I have written this example to try to answer the question. There is one input, x, the clock, and three outputs. The clock pulses on and off, and x becomes 1 at random times for the positive edge of the clock.

The output should move the input of x from z1 to z3 with every clock pulse. For example, when x is equal to 1, three clock pulses in a row, the output should be 111. Similarly, if x is 1, 0, then 0, the outputs of z1, z2, and z3 should be 0, 0, and 1 respectively.

z1 works in my simulation. However, z2 and z3 remain constant at zero. It appears that the T flip-flop module does not change the value of q. However, I have simulated the flip-flop module by itself with no issue.

When I run the top level module, I get a warning message that t1, t0, q1, and q0 remain constant at zero. However, from the equations, t0 should become one the moment x becomes one, because of "t0 = ~q0&x + ..."

I have tried many variations of this code; putting the always function in and around different sections of code, initiating and not initiating values for the t's and q's, defining the t's and q's as wires and or regs. I have also tried blocking and nonblocking variations on the equations, when inside always blocks.

module TwoFFwithEquations(
    input x, 
     input clk,
     output reg z1, 
     output reg z2, 
     output reg z3 
     reg t1, t0;
     wire q1, q0;
        initial begin
            t1 = 0;
            t0 = 0;
        TFF tff1(t1, clk, q1);
        TFF tff0(t0, clk, q0);

        always@(posedge clk) begin   

             t1 = q1&~q0 + ~q1&q0;
             t0 = ~q0&x + q0&~x;    
             z1 = x; 
             z2 = q0; 
             z3 = q1; 
module TFF(
    input T,
     input clk,
     output reg Q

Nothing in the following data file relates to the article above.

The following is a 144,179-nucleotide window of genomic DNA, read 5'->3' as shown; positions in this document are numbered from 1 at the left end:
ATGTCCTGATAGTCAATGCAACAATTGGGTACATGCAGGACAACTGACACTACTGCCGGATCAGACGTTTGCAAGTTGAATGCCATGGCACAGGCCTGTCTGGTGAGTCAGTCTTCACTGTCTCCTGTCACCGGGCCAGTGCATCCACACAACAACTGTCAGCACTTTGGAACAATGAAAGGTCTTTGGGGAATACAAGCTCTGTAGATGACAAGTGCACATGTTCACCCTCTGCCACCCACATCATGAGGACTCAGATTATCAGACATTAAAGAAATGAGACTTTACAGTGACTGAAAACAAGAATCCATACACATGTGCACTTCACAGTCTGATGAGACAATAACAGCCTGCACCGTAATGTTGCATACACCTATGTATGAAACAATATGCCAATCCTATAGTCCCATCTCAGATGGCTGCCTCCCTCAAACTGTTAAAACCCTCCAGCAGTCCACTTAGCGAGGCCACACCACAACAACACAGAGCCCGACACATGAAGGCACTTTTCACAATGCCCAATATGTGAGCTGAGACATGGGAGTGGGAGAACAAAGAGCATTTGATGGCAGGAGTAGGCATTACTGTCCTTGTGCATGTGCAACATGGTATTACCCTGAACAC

initial begin
        Q = 0;
     always@(posedge clk) begin
            1'b0: Q<=Q;
            1'b1: Q<=~Q;


1 Answer 1


The problem with your code is operator precedence. There are 3 types of operators in the expression:

~q0&x + q0&~x
  1. Unary ~ has the highest precedence
  2. Binary + has the next highest
  3. Binary & is the lowest of the 3 operators.

Refer to IEEE Std 1800-2017, section 11.3.2 Operator precedence. That means that Verilog evaluates the expression as:

(~ q0) & (x + q0) & (~ x)

You should use parentheses to have it evaluate the way that you want:

         t0 <= (~q0 & x) + (q0 & ~x);

When I make that change and a similar change for the t1 assignment, I see z2 and z3 go to 1.

Although it did not make a difference in your simlation, for sequential logic, you should use nonblocking assignments:

    always @(posedge clk) begin
         t1 <= (q1&~q0) + (~q1&q0);
         t0 <= (~q0&x) + (q0&~x);
         z1 <= x;
         z2 <= q0;
         z3 <= q1;
  • \$\begingroup\$ In general, when using any programming language, you should use parentheses rather than using the built-in operator precedence. Operator precedence provides an endless source of programming errors. If it were up to me, programming languages would report an error if an expression was encountered that would be ambiguous except for the rules of operator precedence. An expression which might be ambiguous to a human, should be treated as if it really is ambiguous, rather than being given a default interpretation. \$\endgroup\$ Apr 16 at 19:28

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